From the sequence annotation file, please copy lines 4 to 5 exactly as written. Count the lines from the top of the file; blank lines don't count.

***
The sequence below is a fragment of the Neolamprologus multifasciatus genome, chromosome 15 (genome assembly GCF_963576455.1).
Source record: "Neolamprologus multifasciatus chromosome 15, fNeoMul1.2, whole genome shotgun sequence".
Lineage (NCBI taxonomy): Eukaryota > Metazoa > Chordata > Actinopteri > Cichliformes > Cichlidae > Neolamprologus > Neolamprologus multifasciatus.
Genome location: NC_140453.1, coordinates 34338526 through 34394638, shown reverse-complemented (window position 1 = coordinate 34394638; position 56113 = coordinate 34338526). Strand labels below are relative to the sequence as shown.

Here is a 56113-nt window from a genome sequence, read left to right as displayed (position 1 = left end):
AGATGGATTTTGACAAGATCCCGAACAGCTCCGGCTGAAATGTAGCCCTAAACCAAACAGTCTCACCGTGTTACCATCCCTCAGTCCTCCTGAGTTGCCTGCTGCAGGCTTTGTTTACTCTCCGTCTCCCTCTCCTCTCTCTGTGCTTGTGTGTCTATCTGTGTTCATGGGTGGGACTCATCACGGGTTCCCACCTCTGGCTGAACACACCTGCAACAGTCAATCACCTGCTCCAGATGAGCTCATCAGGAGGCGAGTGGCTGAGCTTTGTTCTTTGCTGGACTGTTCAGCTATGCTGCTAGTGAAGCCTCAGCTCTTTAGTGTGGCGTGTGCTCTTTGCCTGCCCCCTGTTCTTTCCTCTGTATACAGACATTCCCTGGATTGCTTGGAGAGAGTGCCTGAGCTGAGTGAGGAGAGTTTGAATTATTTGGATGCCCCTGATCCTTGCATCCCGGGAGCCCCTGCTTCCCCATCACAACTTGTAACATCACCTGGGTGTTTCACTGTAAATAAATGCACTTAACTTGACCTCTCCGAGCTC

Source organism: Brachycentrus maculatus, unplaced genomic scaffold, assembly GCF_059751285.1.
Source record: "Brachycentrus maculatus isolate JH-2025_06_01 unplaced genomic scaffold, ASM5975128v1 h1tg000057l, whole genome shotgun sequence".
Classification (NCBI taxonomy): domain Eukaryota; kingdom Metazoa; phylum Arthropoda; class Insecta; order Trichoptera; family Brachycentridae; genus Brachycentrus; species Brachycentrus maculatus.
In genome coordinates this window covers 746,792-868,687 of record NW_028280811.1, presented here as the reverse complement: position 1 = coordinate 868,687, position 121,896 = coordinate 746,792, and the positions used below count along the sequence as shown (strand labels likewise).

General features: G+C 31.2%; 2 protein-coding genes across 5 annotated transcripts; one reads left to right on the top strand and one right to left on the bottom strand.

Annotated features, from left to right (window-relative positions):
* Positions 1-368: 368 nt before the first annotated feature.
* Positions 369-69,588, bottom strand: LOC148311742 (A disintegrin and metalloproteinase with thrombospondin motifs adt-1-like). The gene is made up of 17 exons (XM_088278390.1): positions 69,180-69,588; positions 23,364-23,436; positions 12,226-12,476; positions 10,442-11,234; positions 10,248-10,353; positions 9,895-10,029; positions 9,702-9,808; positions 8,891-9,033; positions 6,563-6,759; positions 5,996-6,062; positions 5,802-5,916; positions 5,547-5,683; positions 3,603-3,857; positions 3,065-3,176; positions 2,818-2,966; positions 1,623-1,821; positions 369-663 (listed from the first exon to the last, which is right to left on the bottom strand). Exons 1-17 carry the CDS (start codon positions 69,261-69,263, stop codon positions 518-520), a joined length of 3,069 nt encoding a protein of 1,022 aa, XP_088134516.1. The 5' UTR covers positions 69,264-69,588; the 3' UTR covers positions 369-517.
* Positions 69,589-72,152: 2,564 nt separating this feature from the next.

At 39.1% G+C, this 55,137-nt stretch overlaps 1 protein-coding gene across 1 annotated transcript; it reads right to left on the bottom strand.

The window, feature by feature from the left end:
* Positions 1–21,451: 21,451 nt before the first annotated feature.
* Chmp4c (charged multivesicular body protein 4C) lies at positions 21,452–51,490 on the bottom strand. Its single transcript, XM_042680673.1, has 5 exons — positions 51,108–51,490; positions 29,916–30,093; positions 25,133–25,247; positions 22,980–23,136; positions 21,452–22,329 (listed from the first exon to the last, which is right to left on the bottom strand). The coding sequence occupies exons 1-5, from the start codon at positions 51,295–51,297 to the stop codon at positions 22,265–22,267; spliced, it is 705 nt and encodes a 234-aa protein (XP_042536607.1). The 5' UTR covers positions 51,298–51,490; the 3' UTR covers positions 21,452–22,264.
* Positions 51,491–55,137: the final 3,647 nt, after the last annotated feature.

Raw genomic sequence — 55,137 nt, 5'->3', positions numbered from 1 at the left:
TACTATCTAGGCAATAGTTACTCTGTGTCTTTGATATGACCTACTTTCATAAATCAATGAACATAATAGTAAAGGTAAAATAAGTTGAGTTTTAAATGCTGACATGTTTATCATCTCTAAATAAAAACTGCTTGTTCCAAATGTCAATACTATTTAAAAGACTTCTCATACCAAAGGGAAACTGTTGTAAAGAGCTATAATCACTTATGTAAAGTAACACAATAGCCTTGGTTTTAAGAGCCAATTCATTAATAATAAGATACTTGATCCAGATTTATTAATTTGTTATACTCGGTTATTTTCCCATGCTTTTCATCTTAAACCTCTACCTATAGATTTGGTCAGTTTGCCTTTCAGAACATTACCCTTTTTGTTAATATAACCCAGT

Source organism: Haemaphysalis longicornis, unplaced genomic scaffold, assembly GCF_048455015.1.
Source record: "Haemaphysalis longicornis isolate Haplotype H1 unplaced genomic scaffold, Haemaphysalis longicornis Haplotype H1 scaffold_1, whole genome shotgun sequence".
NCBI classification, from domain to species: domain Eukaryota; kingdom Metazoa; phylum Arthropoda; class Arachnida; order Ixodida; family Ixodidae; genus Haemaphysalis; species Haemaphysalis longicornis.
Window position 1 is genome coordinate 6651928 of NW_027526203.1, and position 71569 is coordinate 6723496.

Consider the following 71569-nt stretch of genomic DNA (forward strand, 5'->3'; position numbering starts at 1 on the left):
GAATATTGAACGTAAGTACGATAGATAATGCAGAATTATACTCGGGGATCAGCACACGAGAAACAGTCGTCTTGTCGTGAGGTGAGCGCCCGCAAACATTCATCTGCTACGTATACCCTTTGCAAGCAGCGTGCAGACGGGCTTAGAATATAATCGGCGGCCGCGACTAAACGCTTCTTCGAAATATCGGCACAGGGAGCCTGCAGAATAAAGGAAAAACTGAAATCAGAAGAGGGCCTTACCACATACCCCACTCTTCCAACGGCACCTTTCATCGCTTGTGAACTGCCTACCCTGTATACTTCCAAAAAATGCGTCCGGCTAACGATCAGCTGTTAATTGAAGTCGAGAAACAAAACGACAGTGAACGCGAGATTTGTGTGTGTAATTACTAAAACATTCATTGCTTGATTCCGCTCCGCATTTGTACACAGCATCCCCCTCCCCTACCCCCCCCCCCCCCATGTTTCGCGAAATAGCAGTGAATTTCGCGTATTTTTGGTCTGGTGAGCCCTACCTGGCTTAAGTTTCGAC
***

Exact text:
Genome location: NC_140453.1, coordinates 34338526 through 34394638, shown reverse-complemented (window position 1 = coordinate 34394638; position 56113 = coordinate 34338526). Strand labels below are relative to the sequence as shown.

Here is a 56113-nt window from a genome sequence, read left to right as displayed (position 1 = left end):